Narrator Ted Danson grew up in Flagstaff and has a deep interest in environmental issues in his native state. In the film, Danson says, “The Fossil Creek story provides a beacon of hope and an inspiring model for the restoration of degraded streams and waterways. Even now, as a work in progress, Fossil Creek stands out as one of the most important and promising environmental restoration projects in the history of the American Southwest.”

 

An Epic Story

As described in the documentary, the restoration of Fossil Creek is emblematic of a far-reaching change in the public attitude toward rivers and dams. Today, people in the Southwest and throughout the country are reassessing the use of precious water resources. They are seeking to balance the fulfillment of human needs with protection of the natural systems that support human life. This includes safeguarding rare, threatened, and endangered species of plants and animals. Fossil Creek is a focal point for this reassessment, and it reveals both the challenges and opportunities associated with riparian restoration.

 

A River Reborn chronicles both the natural and human history of the scenic waterway. It introduces scientists who have studied Fossil Creek’s outstanding biological and geological features, environmental advocates who have fought for its restoration, Federal and state resource managers who are working to establish it as a refuge for threatened native fish, and officials at APS, the utility that ran the hydroelectric facilities for a century.

 

In addition to reaching an agreement without litigation, the Fossil Creek story is noteworthy for the important role science played in the restoration process. Dr. Jane Marks, a stream ecologist at Northern Arizona University, tells viewers that, “When I came on board, there was already one report on the table that was conducted by an environmental consulting firm that suggested that full flows would actually hurt native fish. So I put together a team of scientists to evaluate what would be the effects of returning full flow on native fish, on the insects, on some of the threatened, endangered species.”

 

Original research conducted by Marks and other scientists demonstrated the negative impact of the dam and water diversion on native fish populations and their plant and insect food. Their research also predicted recovery of those populations after decommissioning and resumption of full flow. Ongoing research also plays an important role in the adaptive management model that state and federal agencies are using in the Fossil Creek watershed. Experience gained at Fossil Creek shows good science is an indispensable ingredient in wise management.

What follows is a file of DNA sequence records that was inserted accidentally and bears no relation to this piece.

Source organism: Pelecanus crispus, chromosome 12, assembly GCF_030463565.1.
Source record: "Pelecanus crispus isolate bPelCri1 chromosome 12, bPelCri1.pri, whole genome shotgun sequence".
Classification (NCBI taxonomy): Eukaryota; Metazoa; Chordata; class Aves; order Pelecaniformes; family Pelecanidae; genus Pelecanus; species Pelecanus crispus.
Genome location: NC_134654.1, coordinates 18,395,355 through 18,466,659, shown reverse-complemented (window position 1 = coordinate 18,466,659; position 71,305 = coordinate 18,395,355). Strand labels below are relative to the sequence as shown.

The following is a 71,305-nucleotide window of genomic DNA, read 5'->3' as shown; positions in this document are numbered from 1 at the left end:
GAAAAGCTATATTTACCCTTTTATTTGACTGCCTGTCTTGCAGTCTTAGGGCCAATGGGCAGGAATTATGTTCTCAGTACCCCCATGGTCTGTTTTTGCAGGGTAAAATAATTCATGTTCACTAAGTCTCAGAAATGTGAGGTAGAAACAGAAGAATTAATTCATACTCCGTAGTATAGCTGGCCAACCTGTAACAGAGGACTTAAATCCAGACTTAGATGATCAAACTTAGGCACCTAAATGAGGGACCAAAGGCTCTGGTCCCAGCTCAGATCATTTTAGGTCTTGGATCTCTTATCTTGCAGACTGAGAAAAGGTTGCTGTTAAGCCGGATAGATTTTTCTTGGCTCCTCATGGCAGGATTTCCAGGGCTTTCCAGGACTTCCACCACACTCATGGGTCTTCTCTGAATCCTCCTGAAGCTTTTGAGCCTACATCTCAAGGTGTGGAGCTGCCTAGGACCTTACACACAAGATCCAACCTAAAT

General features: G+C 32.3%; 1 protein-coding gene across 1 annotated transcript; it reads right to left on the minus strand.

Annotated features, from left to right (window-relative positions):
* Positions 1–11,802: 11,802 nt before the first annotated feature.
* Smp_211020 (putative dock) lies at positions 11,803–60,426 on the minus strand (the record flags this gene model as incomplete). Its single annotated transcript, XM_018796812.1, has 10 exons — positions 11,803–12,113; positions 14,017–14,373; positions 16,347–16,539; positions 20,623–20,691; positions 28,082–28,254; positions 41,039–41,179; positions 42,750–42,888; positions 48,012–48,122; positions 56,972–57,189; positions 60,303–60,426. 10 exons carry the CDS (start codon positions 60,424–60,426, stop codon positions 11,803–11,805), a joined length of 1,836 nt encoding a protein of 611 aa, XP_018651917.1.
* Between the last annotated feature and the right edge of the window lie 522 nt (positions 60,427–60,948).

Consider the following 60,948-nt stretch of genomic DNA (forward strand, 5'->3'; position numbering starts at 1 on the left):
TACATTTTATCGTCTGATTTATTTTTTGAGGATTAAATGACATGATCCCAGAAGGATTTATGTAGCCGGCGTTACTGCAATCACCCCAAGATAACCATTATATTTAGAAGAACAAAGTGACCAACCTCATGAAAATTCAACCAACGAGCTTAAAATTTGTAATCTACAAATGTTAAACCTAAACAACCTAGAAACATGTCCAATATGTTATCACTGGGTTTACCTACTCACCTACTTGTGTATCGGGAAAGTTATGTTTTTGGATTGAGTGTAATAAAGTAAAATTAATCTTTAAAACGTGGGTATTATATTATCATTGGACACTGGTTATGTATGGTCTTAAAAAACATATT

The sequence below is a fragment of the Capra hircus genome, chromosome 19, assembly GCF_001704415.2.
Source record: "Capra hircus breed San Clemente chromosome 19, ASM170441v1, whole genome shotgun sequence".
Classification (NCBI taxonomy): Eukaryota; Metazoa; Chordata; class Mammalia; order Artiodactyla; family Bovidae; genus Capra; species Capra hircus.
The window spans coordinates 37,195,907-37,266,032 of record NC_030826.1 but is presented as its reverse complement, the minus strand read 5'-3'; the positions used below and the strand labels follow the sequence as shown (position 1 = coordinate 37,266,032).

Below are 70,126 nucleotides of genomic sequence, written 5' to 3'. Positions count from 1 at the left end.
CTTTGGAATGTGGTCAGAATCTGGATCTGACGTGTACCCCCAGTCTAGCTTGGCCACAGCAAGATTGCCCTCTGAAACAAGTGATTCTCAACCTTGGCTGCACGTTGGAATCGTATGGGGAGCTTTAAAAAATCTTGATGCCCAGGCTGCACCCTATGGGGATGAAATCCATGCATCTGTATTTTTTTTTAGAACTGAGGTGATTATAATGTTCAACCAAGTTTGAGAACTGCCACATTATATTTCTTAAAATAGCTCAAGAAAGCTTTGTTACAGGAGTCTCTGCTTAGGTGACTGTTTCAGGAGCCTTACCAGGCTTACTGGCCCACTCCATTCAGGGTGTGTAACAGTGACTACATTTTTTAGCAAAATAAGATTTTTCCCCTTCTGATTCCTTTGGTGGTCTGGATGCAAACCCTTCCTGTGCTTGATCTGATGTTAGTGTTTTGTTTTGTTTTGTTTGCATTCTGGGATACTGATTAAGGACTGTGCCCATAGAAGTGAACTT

A Collaborative Project

A River Reborn is a joint project of Northern Arizona University, the Museum of Northern Arizona, and Paul Bockhorst Productions. The one-hour documentary was photographed by Emmy Award-winning videographer Douglas Crawford and edited by Rusty Colby. The original music was composed by Paul Morehouse. Support for the production was provided by the National Science Foundation, the USDI Bureau of Reclamation, and the Heritage Program of the Arizona Game and Fish Department, with additional funding from the Nina Mason Pulliam Charitable Trust, the Ecological Restoration Institute, and the Merriam-Powell Center for Environmental Research at Northern Arizona University.

 

A River Reborn will air on KAET Arizona Public Television at 9:00 p.m. on Wednesday, January 17, 2007. It will be distributed to public television stations across the country via satellite by the National Educational Telecommunications Association (NETA) in March, 2007.

 

For further information about A River Reborn and related educational materials, please visit:

www.RiverReborn.org

 

or contact:

Dr. Stefan Sommer, Executive Producer, A River Reborn

Director of Education, Merriam-Powell Center, Northern Arizona University

(928) 523-4463 / Stefan.Sommer@nau.edu